PRESIDENT Muhammadu Buhari used his address to the United Nations General Assembly (UNGA) to call earlier today to call on industrialised nations to write off developing nations’ debts to enable them recover from the debilitating effects of the coronavirus pandemic.
Earlier today, President Buhari addressed the 76th UNGA in New York, laying the emphasis on economic growth, the Covid-19 pandemic and growing insecurity. In his speech, he thanked the United nations (UN) for appointing Nigerian Amina Mohammed, as its deputy secretary-general and expressed his gratitude to the international community for its commitment to combating the spread of the coronavirus pandemic across Africa.
He, however, added that the pandemic has had a devastating effect on the economies of many developing nations and as such their debts should be wiped off to enable them recover. According to President Buhari, international trade is then engine for development and sustained economic growth, as well as the global eradication of poverty, so dents need to be wiped off to enable commerce to thrive.
President Buhari said: “On the issue of debt, we have seen that developing countries have been faced with unsustainable debt burdens even before the pandemic. The Covid-19 pandemic has increased the risk of a new wave of deepening debt, where vital public financial resources are allocated to external debt servicing and repayments at the expense of domestic health and financing for critical developmental needs.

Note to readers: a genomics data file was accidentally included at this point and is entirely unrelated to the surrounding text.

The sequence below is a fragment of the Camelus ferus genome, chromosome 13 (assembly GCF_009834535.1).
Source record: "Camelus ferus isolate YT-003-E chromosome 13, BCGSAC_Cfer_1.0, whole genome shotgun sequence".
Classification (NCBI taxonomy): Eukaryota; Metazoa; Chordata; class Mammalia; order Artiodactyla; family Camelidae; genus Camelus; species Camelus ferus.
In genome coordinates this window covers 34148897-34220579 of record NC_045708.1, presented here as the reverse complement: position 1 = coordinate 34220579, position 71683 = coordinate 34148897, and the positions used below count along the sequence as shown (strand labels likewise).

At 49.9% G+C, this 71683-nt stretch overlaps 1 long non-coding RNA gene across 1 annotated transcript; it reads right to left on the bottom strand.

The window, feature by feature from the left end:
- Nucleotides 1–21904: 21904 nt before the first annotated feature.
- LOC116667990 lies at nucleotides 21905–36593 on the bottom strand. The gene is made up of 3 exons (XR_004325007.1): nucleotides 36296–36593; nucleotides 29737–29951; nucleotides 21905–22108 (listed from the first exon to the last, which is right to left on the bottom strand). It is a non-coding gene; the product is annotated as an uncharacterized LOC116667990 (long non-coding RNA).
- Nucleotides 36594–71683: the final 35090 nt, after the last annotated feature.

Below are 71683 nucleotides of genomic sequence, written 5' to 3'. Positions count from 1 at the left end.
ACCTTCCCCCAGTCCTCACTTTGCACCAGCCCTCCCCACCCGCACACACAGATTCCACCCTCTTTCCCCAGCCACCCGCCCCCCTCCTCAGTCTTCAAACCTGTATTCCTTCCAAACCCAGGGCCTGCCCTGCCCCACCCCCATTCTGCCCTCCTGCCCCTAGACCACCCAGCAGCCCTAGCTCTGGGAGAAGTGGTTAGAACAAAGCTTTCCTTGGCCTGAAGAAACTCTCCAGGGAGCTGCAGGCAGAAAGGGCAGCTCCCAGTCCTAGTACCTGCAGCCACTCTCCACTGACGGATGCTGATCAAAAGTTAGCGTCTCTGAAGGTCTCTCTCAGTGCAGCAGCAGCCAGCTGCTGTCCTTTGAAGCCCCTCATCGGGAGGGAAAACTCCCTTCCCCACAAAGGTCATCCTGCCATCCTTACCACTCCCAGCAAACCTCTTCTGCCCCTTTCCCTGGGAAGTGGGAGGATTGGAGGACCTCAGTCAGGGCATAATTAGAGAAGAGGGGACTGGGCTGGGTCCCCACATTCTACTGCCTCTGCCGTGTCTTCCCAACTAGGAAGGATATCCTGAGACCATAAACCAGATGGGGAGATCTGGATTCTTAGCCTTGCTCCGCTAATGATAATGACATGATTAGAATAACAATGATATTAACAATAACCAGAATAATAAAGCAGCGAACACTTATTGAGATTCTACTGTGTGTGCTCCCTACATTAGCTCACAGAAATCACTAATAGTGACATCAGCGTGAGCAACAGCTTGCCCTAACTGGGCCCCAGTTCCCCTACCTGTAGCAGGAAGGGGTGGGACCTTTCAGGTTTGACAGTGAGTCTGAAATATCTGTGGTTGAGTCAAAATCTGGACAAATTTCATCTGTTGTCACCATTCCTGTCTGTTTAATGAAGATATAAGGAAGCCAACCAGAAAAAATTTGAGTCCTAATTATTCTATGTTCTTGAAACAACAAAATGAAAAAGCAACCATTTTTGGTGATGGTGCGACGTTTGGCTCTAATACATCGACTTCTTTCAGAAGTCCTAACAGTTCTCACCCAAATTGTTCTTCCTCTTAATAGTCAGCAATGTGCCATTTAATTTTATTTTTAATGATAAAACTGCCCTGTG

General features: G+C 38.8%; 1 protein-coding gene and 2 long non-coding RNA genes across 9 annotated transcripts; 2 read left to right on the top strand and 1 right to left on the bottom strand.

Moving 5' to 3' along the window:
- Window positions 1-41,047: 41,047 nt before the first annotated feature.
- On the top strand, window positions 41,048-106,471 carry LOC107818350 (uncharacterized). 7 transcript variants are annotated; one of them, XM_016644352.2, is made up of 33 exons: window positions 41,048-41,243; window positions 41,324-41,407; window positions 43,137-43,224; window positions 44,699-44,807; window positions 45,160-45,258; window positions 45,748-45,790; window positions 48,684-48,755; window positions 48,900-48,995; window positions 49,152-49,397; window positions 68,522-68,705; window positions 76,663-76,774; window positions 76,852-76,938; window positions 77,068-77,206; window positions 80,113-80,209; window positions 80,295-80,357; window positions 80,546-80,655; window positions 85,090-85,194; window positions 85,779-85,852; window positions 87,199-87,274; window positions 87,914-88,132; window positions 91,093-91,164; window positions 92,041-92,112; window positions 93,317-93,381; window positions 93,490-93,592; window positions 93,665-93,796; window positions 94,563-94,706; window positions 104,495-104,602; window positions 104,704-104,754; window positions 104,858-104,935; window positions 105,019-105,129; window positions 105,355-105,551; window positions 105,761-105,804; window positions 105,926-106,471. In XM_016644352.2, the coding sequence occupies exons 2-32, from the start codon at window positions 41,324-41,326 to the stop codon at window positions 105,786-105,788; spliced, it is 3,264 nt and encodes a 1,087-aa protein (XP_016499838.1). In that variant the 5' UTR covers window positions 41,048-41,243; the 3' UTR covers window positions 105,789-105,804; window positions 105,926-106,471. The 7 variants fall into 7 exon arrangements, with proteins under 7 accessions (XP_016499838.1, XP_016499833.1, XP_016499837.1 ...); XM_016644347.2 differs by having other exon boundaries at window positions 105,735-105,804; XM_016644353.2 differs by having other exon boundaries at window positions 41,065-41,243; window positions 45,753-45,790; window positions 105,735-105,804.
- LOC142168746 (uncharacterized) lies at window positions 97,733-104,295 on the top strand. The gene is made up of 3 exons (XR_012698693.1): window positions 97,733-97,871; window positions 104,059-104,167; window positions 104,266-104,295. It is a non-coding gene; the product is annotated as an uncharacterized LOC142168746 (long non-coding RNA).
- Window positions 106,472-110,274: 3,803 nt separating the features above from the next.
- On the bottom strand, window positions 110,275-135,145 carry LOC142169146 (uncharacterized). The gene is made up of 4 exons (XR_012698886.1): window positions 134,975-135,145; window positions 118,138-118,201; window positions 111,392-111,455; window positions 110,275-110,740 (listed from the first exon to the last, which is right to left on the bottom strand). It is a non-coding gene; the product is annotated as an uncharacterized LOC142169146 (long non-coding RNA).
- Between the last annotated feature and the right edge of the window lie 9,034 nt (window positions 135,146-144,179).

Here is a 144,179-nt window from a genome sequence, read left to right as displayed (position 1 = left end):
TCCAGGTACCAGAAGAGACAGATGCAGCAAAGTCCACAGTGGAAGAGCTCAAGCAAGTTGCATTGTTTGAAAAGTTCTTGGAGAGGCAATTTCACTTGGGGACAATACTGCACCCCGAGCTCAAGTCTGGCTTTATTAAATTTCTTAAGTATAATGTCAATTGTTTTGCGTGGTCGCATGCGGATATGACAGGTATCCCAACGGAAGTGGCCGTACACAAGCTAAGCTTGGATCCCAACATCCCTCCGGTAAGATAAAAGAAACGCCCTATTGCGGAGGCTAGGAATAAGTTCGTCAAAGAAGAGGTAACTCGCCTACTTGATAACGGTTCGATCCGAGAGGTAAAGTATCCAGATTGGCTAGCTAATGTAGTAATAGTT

“I must commend the current initiatives by the international financial institutions and the G20 aimed at significantly mitigating the economic situation of the indebted countries and urge for more efforts in this regard. Therefore, there is an urgent need to consider expansion and extension of the Debt Service Suspension Initiative to include all developing, least developed countries and small island developing states facing fiscal and liquidity challenges.
“In addition, a review of the eligibility criteria for debt suspension, including outright cancellation, is needed for countries facing the most severe challenges. Fair and equitable trade would eventually eliminate the need for aid, as my country and indeed all African countries do not intend to stay indefinitely looking for aid, all we need is a fair and equitable system of international trade.
“We, therefore, call for a reform agenda that will engender better recovery from this crisis, build resilience to future shocks and pursue transformative development strategies that can deliver the 2030 Sustainable Development Goals. The global food system has, in recent times, been impacted by several factors such as population growth, availability and accessibility of arable land and water resources, climate change, and loss of biodiversity.”
I addition, President Buhari said Nigeria remains determined to improve the productivity and incomes of small-scale farmers by promoting equal access to land, technology and markets, sustainable food production systems and resilient agricultural practices. He added that at the heart of Nigeria’s post-Covid-19 response is the Economic Sustainability Plan, which has a major component, called the Agriculture for Food and Jobs Programme.
He added that Nigeria remains deeply concerned over the illicit trade, transfer and circulation of small arms and light weapons. According to President Buhari, their excessive accumulation and uncontrolled spread in many regions of the world are having devastating humanitarian and socio-economic consequences, especially on the continent of Africa.
As a result, he called for a worldwide application of the Arms Trade Treaty to codify accountability in the conventional arms trade, which is critical to the security of nations. In addition, President Buhari called for moves to combat illicit financial flows and ensure that the recovery and return of illicitly acquired assets have the potential to provide resources in the immediate term for financing development.